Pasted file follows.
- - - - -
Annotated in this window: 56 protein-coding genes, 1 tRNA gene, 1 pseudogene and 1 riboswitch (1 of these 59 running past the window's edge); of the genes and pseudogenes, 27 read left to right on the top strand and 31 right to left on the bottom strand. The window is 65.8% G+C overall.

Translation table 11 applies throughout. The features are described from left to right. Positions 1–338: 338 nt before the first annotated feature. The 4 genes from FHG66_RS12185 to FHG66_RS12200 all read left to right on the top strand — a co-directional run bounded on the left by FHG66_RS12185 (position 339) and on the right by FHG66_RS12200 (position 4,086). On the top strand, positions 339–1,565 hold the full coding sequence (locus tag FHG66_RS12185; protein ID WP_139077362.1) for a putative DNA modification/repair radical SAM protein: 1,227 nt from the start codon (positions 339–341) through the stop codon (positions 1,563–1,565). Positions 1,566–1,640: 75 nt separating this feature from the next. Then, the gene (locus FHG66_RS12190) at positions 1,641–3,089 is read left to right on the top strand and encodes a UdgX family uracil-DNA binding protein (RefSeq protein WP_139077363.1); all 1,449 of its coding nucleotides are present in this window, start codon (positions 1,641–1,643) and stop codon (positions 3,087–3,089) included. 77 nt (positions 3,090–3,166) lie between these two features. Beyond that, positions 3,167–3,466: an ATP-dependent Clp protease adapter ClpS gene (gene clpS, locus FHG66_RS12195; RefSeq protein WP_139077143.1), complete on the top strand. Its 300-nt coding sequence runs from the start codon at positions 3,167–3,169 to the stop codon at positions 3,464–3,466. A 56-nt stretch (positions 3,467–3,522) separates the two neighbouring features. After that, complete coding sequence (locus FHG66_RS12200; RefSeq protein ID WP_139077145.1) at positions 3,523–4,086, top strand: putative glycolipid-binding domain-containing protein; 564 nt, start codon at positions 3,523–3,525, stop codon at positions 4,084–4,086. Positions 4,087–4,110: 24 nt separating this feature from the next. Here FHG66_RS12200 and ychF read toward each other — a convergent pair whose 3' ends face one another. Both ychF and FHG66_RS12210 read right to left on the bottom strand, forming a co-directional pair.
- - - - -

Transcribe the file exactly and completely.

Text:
Annotated in this window: 56 protein-coding genes, 1 tRNA gene, 1 pseudogene and 1 riboswitch (1 of these 59 running past the window's edge); of the genes and pseudogenes, 27 read left to right on the top strand and 31 right to left on the bottom strand. The window is 65.8% G+C overall.

Translation table 11 applies throughout. The features are described from left to right. Positions 1–338: 338 nt before the first annotated feature. The 4 genes from FHG66_RS12185 to FHG66_RS12200 all read left to right on the top strand — a co-directional run bounded on the left by FHG66_RS12185 (position 339) and on the right by FHG66_RS12200 (position 4,086). On the top strand, positions 339–1,565 hold the full coding sequence (locus tag FHG66_RS12185; protein ID WP_139077362.1) for a putative DNA modification/repair radical SAM protein: 1,227 nt from the start codon (positions 339–341) through the stop codon (positions 1,563–1,565). Positions 1,566–1,640: 75 nt separating this feature from the next. Then, the gene (locus FHG66_RS12190) at positions 1,641–3,089 is read left to right on the top strand and encodes a UdgX family uracil-DNA binding protein (RefSeq protein WP_139077363.1); all 1,449 of its coding nucleotides are present in this window, start codon (positions 1,641–1,643) and stop codon (positions 3,087–3,089) included. 77 nt (positions 3,090–3,166) lie between these two features. Beyond that, positions 3,167–3,466: an ATP-dependent Clp protease adapter ClpS gene (gene clpS, locus FHG66_RS12195; RefSeq protein WP_139077143.1), complete on the top strand. Its 300-nt coding sequence runs from the start codon at positions 3,167–3,169 to the stop codon at positions 3,464–3,466. A 56-nt stretch (positions 3,467–3,522) separates the two neighbouring features. After that, complete coding sequence (locus FHG66_RS12200; RefSeq protein ID WP_139077145.1) at positions 3,523–4,086, top strand: putative glycolipid-binding domain-containing protein; 564 nt, start codon at positions 3,523–3,525, stop codon at positions 4,084–4,086. Positions 4,087–4,110: 24 nt separating this feature from the next. Here FHG66_RS12200 and ychF read toward each other — a convergent pair whose 3' ends face one another. Both ychF and FHG66_RS12210 read right to left on the bottom strand, forming a co-directional pair.